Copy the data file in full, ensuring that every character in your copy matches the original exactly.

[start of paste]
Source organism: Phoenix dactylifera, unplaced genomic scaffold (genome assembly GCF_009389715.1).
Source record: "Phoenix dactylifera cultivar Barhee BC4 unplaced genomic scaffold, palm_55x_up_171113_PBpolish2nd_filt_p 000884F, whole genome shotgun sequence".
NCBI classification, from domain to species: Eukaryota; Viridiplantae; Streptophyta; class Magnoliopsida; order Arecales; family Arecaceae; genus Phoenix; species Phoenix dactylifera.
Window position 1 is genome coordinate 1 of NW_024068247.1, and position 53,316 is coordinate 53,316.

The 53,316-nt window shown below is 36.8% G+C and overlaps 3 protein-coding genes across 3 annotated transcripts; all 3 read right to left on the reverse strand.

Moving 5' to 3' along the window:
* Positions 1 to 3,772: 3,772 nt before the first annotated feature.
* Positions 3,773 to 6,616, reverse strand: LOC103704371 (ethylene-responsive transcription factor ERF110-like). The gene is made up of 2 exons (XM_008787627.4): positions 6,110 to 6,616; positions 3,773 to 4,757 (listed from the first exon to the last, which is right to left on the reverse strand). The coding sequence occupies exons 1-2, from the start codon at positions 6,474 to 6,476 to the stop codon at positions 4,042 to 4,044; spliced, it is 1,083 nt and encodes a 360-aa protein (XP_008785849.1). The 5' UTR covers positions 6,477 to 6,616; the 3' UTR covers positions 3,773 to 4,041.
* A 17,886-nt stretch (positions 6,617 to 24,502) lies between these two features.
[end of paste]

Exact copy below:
Source organism: Phoenix dactylifera, unplaced genomic scaffold (genome assembly GCF_009389715.1).
Source record: "Phoenix dactylifera cultivar Barhee BC4 unplaced genomic scaffold, palm_55x_up_171113_PBpolish2nd_filt_p 000884F, whole genome shotgun sequence".
NCBI classification, from domain to species: Eukaryota; Viridiplantae; Streptophyta; class Magnoliopsida; order Arecales; family Arecaceae; genus Phoenix; species Phoenix dactylifera.
Window position 1 is genome coordinate 1 of NW_024068247.1, and position 53,316 is coordinate 53,316.

The 53,316-nt window shown below is 36.8% G+C and overlaps 3 protein-coding genes across 3 annotated transcripts; all 3 read right to left on the reverse strand.

Moving 5' to 3' along the window:
* Positions 1 to 3,772: 3,772 nt before the first annotated feature.
* Positions 3,773 to 6,616, reverse strand: LOC103704371 (ethylene-responsive transcription factor ERF110-like). The gene is made up of 2 exons (XM_008787627.4): positions 6,110 to 6,616; positions 3,773 to 4,757 (listed from the first exon to the last, which is right to left on the reverse strand). The coding sequence occupies exons 1-2, from the start codon at positions 6,474 to 6,476 to the stop codon at positions 4,042 to 4,044; spliced, it is 1,083 nt and encodes a 360-aa protein (XP_008785849.1). The 5' UTR covers positions 6,477 to 6,616; the 3' UTR covers positions 3,773 to 4,041.
* A 17,886-nt stretch (positions 6,617 to 24,502) lies between these two features.